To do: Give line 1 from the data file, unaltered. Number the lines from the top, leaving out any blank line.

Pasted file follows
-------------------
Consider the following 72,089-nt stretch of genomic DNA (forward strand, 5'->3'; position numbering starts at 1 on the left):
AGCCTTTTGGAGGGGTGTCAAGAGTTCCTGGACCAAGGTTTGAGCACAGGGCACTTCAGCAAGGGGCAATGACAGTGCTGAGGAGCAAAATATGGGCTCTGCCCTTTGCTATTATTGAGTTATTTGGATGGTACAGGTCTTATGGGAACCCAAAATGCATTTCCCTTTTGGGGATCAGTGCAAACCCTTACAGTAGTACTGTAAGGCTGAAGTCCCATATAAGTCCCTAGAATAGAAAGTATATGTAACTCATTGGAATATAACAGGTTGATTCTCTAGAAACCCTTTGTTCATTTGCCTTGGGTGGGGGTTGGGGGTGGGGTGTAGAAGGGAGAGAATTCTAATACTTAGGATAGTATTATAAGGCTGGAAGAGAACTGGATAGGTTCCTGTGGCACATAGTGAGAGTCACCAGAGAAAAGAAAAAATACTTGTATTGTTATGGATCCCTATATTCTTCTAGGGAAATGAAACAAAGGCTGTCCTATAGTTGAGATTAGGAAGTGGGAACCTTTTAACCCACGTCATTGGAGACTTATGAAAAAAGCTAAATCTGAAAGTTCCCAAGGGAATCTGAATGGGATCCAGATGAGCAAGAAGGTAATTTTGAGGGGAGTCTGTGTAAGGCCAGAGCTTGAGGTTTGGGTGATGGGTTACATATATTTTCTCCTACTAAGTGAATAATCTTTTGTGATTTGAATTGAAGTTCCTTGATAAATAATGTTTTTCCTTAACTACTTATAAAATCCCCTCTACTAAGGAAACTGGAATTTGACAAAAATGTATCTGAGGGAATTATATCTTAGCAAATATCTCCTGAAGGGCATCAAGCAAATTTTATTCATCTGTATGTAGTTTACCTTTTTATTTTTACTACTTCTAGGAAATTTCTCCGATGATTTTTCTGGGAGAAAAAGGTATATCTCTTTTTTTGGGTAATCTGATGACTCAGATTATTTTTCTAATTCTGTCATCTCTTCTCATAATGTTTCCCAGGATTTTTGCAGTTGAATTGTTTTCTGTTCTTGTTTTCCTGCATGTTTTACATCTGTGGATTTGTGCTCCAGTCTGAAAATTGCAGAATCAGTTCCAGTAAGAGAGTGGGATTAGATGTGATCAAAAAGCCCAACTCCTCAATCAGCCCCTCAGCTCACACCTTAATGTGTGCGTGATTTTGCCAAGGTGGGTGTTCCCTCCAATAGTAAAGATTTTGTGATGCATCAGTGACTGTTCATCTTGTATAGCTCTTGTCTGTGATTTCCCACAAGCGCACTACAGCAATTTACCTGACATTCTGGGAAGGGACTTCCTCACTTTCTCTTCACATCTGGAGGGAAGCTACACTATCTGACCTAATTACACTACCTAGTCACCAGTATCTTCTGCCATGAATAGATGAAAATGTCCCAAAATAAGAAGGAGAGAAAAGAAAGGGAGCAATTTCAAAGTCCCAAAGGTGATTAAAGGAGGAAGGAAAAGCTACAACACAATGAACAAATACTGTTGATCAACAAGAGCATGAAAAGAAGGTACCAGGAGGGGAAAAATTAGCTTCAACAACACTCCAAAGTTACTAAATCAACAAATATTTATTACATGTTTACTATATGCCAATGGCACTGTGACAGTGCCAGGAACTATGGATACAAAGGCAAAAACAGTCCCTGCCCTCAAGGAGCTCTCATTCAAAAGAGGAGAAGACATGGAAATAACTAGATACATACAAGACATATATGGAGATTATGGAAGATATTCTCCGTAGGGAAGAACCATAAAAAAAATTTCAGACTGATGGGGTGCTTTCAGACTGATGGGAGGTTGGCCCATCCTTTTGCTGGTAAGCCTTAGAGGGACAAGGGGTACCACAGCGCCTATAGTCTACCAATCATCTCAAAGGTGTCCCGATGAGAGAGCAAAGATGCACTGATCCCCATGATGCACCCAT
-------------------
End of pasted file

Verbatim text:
Consider the following 72,089-nt stretch of genomic DNA (forward strand, 5'->3'; position numbering starts at 1 on the left):